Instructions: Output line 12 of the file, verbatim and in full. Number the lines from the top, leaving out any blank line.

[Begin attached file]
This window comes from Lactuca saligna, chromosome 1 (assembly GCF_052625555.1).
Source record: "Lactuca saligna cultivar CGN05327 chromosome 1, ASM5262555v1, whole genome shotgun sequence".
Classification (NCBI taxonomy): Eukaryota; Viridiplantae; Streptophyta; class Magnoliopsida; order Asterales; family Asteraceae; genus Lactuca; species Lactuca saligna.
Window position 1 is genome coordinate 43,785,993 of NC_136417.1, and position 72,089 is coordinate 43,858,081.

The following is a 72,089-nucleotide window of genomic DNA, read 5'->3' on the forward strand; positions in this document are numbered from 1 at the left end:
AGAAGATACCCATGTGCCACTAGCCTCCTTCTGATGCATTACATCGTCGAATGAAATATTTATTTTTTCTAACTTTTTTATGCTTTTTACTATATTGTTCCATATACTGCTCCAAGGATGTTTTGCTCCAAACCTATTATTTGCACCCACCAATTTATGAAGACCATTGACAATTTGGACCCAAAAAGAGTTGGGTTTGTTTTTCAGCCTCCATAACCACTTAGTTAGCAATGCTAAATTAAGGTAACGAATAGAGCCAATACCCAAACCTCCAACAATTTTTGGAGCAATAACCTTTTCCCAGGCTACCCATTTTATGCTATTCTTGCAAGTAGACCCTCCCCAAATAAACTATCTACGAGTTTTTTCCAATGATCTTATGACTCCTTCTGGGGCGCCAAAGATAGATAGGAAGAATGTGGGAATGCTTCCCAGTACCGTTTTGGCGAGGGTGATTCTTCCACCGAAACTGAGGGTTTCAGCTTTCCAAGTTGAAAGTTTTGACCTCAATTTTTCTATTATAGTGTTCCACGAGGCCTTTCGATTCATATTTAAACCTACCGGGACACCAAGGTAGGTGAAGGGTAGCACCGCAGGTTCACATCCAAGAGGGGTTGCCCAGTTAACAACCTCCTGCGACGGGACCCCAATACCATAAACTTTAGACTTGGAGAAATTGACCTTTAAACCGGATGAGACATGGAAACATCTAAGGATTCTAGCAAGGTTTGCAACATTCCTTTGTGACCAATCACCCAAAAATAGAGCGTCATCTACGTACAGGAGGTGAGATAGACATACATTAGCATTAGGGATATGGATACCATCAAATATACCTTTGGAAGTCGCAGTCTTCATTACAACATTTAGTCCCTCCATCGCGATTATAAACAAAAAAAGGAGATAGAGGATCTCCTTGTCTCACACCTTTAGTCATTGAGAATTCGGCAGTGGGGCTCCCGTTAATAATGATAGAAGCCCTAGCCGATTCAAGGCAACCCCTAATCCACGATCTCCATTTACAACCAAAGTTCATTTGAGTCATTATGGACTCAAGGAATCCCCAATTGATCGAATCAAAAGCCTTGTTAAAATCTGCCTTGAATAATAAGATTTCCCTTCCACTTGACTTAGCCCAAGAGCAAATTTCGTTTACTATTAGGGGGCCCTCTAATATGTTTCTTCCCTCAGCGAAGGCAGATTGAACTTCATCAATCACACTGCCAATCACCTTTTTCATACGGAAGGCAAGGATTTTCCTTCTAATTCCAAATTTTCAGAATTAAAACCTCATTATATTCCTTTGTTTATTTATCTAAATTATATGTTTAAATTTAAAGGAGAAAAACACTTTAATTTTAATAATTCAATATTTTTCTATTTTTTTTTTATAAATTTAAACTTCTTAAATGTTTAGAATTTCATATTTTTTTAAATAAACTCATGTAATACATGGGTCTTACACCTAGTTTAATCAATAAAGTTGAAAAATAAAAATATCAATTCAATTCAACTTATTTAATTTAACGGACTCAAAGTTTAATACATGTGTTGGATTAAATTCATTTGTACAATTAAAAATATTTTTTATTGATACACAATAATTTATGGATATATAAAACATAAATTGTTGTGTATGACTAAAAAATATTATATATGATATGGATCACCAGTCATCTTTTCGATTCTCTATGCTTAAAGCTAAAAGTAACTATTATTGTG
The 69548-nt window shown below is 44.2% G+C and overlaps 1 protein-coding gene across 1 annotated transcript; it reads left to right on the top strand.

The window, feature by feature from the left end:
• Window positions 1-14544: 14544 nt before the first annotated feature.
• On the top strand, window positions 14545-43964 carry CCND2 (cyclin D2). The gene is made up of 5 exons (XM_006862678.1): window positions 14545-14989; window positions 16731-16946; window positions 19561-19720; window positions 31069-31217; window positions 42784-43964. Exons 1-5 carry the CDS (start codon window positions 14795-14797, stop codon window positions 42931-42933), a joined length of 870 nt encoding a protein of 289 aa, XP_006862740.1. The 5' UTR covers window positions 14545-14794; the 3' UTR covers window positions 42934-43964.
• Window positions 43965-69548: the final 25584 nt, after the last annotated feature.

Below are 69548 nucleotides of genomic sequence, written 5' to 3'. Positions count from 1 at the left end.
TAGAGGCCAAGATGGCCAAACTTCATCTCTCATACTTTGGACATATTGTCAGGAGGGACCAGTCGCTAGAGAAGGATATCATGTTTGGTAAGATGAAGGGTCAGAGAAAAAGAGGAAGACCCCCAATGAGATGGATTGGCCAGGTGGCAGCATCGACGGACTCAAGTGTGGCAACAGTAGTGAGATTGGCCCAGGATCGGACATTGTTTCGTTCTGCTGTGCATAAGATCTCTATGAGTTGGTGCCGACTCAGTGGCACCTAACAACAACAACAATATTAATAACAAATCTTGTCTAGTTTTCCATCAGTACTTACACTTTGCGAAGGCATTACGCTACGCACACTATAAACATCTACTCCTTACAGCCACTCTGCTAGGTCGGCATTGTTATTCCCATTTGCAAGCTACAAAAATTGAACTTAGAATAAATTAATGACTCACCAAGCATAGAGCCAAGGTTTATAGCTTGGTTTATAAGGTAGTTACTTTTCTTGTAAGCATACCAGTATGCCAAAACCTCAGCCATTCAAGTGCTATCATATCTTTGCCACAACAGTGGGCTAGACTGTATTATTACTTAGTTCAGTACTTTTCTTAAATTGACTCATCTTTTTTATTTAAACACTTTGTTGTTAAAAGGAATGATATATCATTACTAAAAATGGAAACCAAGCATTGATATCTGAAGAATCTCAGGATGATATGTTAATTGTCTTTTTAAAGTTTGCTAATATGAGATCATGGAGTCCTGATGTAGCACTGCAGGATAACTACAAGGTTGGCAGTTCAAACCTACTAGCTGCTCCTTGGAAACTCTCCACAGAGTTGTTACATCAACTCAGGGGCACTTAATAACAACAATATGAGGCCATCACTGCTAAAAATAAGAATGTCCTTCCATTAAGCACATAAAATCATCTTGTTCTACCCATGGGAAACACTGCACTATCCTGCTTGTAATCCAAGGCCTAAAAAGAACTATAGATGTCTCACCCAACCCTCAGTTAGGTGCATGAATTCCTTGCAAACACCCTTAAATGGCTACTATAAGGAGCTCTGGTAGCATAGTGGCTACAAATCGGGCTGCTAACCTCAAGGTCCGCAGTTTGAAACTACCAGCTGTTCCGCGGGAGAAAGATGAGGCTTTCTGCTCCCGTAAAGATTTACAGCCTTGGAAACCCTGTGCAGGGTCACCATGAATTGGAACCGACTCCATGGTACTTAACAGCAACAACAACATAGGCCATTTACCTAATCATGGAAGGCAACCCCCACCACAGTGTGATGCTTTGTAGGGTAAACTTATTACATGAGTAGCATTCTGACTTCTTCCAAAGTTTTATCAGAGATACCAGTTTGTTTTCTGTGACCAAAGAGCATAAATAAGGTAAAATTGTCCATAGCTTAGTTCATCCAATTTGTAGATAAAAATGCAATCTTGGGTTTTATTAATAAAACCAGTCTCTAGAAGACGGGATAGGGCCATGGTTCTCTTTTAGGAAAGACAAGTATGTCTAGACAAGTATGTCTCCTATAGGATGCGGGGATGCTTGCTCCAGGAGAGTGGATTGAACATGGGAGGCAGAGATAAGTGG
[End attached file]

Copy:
Below are 69548 nucleotides of genomic sequence, written 5' to 3'. Positions count from 1 at the left end.